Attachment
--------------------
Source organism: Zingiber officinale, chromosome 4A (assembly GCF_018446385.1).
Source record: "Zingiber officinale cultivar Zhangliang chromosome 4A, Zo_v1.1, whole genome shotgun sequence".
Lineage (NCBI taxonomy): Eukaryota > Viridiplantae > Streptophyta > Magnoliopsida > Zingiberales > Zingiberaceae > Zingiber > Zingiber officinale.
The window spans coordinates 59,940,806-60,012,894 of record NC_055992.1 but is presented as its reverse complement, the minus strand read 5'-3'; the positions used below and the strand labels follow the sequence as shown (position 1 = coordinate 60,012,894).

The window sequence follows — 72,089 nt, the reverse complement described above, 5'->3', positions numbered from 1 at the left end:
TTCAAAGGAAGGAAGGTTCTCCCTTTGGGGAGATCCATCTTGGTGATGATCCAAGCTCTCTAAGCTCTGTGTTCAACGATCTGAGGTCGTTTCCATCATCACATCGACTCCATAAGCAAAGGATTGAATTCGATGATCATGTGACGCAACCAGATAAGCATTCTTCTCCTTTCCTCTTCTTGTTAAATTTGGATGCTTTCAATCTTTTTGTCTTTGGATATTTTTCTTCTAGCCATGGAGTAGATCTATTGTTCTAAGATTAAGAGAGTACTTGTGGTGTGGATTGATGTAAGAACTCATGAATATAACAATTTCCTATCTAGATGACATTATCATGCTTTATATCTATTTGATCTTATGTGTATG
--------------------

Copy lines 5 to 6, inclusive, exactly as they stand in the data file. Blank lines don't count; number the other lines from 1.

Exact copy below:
The window sequence follows — 72,089 nt, the reverse complement described above, 5'->3', positions numbered from 1 at the left end:
TTCAAAGGAAGGAAGGTTCTCCCTTTGGGGAGATCCATCTTGGTGATGATCCAAGCTCTCTAAGCTCTGTGTTCAACGATCTGAGGTCGTTTCCATCATCACATCGACTCCATAAGCAAAGGATTGAATTCGATGATCATGTGACGCAACCAGATAAGCATTCTTCTCCTTTCCTCTTCTTGTTAAATTTGGATGCTTTCAATCTTTTTGTCTTTGGATATTTTTCTTCTAGCCATGGAGTAGATCTATTGTTCTAAGATTAAGAGAGTACTTGTGGTGTGGATTGATGTAAGAACTCATGAATATAACAATTTCCTATCTAGATGACATTATCATGCTTTATATCTATTTGATCTTATGTGTATG